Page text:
Cancer survivors should undertake a minimum of 90 minutes of aerobic and resistance training each week, according to new guidelines published in the Medicine & Science in Sports & Exercise journal.
The new recommendations outline that survivors should perform aerobic and resistance training for approximately 30 minutes per session, three times a week. The recommendations also outline specific exercise prescriptions to address common side effects, such as anxiety and fatigue, associated with cancer diagnoses and treatment.
They replace earlier guidelines, which advised cancer survivors to meet the general public health guidelines – 150 minutes of exercise a week.
The updated recommendations are based on a review and analysis – conducted by an international group of experts led by the University of British Columbia (UBC) – of the growing body of scientific evidence in the field.
Since the first guidelines were put forward in 2010, there have been more than 2,500 published randomized controlled exercise trials in cancer survivors – an increase of 281 per cent.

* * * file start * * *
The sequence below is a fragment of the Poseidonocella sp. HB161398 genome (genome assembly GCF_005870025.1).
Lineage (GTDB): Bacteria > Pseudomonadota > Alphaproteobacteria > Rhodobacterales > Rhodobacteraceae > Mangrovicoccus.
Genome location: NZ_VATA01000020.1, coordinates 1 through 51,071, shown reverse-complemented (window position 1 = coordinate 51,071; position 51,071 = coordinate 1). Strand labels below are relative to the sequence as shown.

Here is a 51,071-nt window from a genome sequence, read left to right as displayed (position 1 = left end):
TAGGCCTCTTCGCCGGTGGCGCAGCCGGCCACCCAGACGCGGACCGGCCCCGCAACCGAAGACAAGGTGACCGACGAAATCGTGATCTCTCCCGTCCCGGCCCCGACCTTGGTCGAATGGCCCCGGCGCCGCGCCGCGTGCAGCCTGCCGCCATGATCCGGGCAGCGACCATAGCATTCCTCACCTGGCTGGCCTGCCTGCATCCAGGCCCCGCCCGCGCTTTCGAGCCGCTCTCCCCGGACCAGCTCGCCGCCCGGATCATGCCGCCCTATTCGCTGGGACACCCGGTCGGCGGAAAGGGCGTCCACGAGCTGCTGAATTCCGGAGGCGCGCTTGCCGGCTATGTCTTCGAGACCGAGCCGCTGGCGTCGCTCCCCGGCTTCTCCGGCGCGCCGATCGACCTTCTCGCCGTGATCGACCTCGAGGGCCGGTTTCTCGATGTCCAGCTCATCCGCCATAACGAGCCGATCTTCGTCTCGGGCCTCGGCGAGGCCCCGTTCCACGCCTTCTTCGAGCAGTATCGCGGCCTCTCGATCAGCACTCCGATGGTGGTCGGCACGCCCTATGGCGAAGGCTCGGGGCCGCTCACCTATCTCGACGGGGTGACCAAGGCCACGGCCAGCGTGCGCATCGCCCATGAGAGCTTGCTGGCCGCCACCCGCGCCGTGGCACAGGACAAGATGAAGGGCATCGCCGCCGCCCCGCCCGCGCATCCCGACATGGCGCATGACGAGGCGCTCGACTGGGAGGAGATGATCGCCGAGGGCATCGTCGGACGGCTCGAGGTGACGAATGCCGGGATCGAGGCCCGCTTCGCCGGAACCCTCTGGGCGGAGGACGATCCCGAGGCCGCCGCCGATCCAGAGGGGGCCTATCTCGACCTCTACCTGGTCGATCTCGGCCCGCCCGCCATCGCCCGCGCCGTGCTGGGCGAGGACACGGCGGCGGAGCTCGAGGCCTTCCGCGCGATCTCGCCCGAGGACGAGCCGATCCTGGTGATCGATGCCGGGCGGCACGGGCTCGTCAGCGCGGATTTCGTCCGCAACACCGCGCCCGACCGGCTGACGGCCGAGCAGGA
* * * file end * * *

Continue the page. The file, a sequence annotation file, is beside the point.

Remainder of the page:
"Exercise has been regarded as a safe and helpful way for cancer survivors to lessen the impact of cancer treatment on their physical and mental health, but the precise type and amount of exercise to treat the many different health outcomes related to cancer treatment hasn't been clear," said Dr. Kristin Campbell, the report's lead author and associate professor at UBC's department of physical therapy.
"In the absence of this information, cancer survivors were advised to strive toward meeting the general public health guidelines for all Americans -- an amount of physical activity that may be difficult for people to achieve during or following cancer treatment."
The report is one of three papers published as a result of an international roundtable which explored the role of exercise in cancer prevention and control.
The roundtable brought together a group of 40 international, multidisciplinary experts from various organisations who conducted a review of the evidence on the positive effects of exercise in preventing, managing and recovering from cancer.
Together, the three papers offer new evidence-backed recommendations for incorporating exercise into prevention and treatment plans and introduce a new Moving Through Cancer initiative, led by the American College of Sports Medicine, to help clinicians worldwide implement these recommendations.
To read the full papers, click here for the Medicine & Science in Sports & Exercise journal.
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